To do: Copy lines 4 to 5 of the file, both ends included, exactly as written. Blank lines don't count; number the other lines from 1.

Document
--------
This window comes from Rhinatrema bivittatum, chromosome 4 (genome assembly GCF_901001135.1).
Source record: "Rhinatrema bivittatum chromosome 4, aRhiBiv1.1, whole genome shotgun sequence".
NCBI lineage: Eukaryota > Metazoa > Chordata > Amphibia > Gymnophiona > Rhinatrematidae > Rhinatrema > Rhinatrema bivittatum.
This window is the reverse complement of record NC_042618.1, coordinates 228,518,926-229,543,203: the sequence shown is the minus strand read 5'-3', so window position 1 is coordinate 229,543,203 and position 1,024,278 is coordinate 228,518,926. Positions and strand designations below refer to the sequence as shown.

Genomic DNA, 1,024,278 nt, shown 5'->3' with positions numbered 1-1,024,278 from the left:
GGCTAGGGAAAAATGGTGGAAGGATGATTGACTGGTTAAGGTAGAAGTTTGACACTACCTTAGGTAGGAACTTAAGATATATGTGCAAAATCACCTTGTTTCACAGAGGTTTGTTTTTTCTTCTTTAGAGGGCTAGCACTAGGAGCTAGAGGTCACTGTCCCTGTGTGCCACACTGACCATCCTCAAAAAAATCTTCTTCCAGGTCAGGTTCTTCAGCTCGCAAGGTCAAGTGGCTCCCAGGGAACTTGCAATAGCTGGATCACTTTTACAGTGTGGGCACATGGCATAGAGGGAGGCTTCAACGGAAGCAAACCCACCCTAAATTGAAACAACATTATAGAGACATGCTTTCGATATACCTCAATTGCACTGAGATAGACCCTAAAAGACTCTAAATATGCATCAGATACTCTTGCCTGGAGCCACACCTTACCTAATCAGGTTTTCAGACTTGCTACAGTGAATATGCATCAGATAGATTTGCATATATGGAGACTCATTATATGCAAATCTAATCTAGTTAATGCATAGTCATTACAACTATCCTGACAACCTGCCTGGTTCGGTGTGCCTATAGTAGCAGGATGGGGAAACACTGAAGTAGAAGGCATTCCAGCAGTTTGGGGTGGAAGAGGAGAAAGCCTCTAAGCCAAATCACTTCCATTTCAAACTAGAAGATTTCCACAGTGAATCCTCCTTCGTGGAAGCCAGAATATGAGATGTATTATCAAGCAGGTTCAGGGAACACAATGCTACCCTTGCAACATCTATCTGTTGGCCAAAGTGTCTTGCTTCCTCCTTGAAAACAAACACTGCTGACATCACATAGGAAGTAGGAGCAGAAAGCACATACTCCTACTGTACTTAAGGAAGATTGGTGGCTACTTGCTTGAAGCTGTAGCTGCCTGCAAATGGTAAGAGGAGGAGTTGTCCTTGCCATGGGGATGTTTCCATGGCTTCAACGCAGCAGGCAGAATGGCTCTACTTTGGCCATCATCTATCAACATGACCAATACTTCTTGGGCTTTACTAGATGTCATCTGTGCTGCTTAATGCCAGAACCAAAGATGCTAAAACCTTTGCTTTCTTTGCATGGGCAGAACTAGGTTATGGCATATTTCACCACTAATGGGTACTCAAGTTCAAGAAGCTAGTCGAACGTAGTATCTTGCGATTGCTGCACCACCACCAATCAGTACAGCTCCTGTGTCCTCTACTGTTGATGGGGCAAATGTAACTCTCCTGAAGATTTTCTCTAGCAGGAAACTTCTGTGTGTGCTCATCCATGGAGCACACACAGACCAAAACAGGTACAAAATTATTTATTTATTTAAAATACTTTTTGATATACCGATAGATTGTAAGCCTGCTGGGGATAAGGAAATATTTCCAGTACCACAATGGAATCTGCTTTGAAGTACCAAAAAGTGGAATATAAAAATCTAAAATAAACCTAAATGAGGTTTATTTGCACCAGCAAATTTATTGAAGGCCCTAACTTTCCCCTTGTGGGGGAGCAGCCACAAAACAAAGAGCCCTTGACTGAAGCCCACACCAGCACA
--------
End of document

This window is the reverse complement of record NC_042618.1, coordinates 228,518,926-229,543,203: the sequence shown is the minus strand read 5'-3', so window position 1 is coordinate 229,543,203 and position 1,024,278 is coordinate 228,518,926. Positions and strand designations below refer to the sequence as shown.

Genomic DNA, 1,024,278 nt, shown 5'->3' with positions numbered 1-1,024,278 from the left: